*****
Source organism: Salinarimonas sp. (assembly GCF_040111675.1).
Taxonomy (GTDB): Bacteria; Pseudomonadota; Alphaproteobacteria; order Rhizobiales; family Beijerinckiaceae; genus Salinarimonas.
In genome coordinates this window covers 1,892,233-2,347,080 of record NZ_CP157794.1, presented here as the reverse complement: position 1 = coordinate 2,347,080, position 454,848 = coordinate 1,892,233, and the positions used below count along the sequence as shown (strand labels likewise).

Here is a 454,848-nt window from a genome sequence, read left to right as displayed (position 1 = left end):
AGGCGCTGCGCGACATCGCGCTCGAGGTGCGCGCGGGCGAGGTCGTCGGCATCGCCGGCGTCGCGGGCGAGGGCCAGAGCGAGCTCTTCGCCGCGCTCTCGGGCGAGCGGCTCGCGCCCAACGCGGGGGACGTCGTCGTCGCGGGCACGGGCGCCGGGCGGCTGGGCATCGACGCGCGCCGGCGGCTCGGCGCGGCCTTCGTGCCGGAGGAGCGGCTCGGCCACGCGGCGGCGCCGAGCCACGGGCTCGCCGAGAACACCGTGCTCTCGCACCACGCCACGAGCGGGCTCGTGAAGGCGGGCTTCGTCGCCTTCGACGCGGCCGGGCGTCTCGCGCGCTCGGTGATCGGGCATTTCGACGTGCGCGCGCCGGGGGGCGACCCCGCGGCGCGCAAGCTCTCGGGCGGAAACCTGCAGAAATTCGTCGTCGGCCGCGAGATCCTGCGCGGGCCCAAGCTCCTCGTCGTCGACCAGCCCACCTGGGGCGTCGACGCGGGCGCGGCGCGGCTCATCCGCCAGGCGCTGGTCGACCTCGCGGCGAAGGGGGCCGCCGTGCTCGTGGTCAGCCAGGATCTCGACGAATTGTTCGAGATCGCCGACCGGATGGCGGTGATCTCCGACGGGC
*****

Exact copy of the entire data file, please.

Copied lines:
Source organism: Salinarimonas sp. (assembly GCF_040111675.1).
Taxonomy (GTDB): Bacteria; Pseudomonadota; Alphaproteobacteria; order Rhizobiales; family Beijerinckiaceae; genus Salinarimonas.
In genome coordinates this window covers 1,892,233-2,347,080 of record NZ_CP157794.1, presented here as the reverse complement: position 1 = coordinate 2,347,080, position 454,848 = coordinate 1,892,233, and the positions used below count along the sequence as shown (strand labels likewise).

Here is a 454,848-nt window from a genome sequence, read left to right as displayed (position 1 = left end):
AGGCGCTGCGCGACATCGCGCTCGAGGTGCGCGCGGGCGAGGTCGTCGGCATCGCCGGCGTCGCGGGCGAGGGCCAGAGCGAGCTCTTCGCCGCGCTCTCGGGCGAGCGGCTCGCGCCCAACGCGGGGGACGTCGTCGTCGCGGGCACGGGCGCCGGGCGGCTGGGCATCGACGCGCGCCGGCGGCTCGGCGCGGCCTTCGTGCCGGAGGAGCGGCTCGGCCACGCGGCGGCGCCGAGCCACGGGCTCGCCGAGAACACCGTGCTCTCGCACCACGCCACGAGCGGGCTCGTGAAGGCGGGCTTCGTCGCCTTCGACGCGGCCGGGCGTCTCGCGCGCTCGGTGATCGGGCATTTCGACGTGCGCGCGCCGGGGGGCGACCCCGCGGCGCGCAAGCTCTCGGGCGGAAACCTGCAGAAATTCGTCGTCGGCCGCGAGATCCTGCGCGGGCCCAAGCTCCTCGTCGTCGACCAGCCCACCTGGGGCGTCGACGCGGGCGCGGCGCGGCTCATCCGCCAGGCGCTGGTCGACCTCGCGGCGAAGGGGGCCGCCGTGCTCGTGGTCAGCCAGGATCTCGACGAATTGTTCGAGATCGCCGACCGGATGGCGGTGATCTCCGACGGGC